After the end of work contracts: conditions in the meat industry are only partly better

After Aus for work contracts
Conditions in the meat industry are only partly better

Contracts for workers in the meat industry have been criticized for years – among other things because of low wages and cramped accommodation for workers from abroad. Only the corona pandemic causes a change. However, the problems have not been solved everywhere.

A quarter of a year after the termination of factory employment relationships in the core areas of the slaughterhouse and meat industry, the conclusion from the union’s point of view is mixed. Some companies already hired the manual workers as their own employees last year, said Szabolcs Sepsi from the DGB advice center “Fair Mobility” in Dortmund: “Of course, this does not change the management culture or the way people deal with people overnight.” Overall, one speaks of many tens of thousands of people who have been taken over.

The practice that had been common for many years that the core work in the slaughterhouses and cutting plants was not performed by permanent employees but by Eastern European workers was ended by the federal government at the end of last year. The trigger was large corona infection outbreaks among the workforce, for example at the market leader Tönnies.

According to Sepsi, the living situation is still a big problem – he still hears that sometimes six people are accommodated in three-room apartments and each has to pay 190 to 200 euros a month. However, the big companies have started programs to improve the situation.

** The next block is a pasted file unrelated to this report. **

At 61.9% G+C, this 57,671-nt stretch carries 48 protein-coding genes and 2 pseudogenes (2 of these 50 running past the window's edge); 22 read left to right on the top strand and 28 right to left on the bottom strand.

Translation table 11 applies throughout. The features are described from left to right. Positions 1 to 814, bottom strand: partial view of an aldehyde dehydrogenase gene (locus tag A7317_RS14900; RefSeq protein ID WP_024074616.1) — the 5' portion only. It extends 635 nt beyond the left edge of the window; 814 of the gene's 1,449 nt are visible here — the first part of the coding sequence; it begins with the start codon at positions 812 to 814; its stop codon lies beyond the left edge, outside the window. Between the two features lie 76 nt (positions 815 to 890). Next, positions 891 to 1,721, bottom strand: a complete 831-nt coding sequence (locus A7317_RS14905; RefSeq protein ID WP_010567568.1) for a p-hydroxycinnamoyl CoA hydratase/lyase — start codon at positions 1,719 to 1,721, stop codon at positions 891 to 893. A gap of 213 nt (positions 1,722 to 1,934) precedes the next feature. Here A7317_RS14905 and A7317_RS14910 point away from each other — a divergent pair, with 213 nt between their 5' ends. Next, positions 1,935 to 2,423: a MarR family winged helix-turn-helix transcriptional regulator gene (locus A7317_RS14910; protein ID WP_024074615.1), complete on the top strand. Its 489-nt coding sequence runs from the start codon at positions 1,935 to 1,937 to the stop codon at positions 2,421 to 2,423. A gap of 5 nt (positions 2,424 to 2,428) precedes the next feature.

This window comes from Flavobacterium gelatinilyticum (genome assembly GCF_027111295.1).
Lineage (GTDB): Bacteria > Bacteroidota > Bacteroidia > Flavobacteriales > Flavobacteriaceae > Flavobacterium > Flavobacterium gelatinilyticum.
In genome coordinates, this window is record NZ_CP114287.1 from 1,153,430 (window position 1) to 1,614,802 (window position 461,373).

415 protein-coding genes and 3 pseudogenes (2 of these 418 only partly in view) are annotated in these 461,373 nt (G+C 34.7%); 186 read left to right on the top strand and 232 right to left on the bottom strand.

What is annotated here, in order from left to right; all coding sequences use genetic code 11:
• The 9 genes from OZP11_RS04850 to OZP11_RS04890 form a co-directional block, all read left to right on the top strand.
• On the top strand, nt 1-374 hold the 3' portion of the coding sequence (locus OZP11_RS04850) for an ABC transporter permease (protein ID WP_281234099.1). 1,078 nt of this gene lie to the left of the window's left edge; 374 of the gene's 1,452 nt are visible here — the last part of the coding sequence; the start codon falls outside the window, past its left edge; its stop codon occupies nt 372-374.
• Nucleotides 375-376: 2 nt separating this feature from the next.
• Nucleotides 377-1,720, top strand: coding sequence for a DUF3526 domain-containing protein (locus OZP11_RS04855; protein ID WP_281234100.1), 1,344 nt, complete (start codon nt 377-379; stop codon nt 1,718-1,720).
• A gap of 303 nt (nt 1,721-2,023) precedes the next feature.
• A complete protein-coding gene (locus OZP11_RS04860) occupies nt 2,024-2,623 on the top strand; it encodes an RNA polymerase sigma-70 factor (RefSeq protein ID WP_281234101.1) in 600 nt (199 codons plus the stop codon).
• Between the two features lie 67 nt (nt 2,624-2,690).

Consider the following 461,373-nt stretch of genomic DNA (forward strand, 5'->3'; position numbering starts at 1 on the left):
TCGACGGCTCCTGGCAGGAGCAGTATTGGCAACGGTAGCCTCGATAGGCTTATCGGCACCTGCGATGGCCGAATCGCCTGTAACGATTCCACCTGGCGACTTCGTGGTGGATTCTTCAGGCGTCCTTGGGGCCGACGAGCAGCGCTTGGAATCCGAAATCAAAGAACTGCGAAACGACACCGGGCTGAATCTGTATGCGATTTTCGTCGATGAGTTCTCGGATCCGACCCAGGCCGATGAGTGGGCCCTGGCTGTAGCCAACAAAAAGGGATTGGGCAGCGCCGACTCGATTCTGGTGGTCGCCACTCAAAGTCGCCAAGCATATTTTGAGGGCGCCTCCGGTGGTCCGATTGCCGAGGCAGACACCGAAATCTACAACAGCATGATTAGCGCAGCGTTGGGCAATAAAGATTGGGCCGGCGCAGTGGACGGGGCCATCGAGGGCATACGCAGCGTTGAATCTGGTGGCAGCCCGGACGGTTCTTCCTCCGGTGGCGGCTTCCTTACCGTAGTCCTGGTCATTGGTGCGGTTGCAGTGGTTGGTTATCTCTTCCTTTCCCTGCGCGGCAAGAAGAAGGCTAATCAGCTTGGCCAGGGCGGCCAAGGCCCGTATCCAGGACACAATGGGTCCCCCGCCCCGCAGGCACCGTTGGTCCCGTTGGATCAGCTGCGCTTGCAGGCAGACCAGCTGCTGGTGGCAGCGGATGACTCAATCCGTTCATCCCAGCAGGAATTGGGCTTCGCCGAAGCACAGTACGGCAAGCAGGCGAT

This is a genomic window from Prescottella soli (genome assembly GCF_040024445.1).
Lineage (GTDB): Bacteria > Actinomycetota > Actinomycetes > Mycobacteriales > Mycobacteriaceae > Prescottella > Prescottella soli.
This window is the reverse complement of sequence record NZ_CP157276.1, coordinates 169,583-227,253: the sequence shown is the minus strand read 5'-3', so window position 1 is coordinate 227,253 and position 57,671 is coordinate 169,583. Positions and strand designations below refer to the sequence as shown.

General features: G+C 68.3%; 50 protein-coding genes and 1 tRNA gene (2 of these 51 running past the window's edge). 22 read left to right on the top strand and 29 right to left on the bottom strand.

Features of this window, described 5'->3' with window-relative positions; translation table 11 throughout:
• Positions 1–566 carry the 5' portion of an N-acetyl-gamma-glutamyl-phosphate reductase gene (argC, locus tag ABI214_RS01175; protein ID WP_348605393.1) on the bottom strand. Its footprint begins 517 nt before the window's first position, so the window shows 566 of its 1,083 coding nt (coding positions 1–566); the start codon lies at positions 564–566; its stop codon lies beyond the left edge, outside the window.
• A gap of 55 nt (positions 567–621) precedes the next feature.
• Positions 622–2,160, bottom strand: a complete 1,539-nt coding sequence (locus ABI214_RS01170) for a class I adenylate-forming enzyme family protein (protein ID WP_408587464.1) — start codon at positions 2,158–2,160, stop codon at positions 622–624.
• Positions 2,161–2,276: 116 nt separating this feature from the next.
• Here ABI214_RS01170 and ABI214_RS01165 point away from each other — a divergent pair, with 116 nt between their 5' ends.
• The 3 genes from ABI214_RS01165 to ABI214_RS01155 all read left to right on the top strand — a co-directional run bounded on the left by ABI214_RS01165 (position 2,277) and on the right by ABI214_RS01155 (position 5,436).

Wrestling for collective agreements

A big topic among the employees is the so far unsuccessful negotiations about a collective agreement for the employees. “That was also an issue in the press in Romania,” said Sepsi. The demand for a minimum hourly wage of 12.50 euros and 17 euros for skilled workers is shared by the people. The employers’ offer of an hourly wage of 10.50 euros without a skilled worker wage disappointed the people. From the employers’ point of view, the union proposals were “unrealistic and threatened to exist”.

The actual earnings in the companies differ widely in the workforce because production itself is heavily divided between labor, explained Sepsi. For simple dismantling and packaging activities on the assembly lines, little more than the minimum wage is paid. On the other hand, there are highly qualified and sought-after specialists who boning and cutting up the animals. These would come thanks to allowances on gross wages between 3,000 and 4,000 euros a month, said Sepsi.

Thousands of workers taken on

The Westfleisch cooperative points out that around 3,000 new employees were hired by the end of 2020 on the basis of a collective agreement negotiated with the NGG union. Less than 20 percent of the total of around 7,000 employees in slaughtering and cutting are classified in the lowest wage group, but receive more than the minimum wage.

The German slaughterhouse market leader Tönnies took over 6,000 workers at the turn of the year, said a company spokesman. More than 70 percent of the employees lived privately. For the remaining 30 percent, Tönnies took over the living space management. For this purpose, more than 700 apartments and houses have been bought or rented, creating more than 3800 residential spaces.

The Dutch battle company Vion took over 3,300 former workers at the turn of the year, said a company spokesman. The accommodations taken over by the service contractors had been checked – around ten percent had not met the desired standards. Some of them have been renovated, but at the same time it is being examined whether the company wants to build accommodation itself or take over vacant hotels.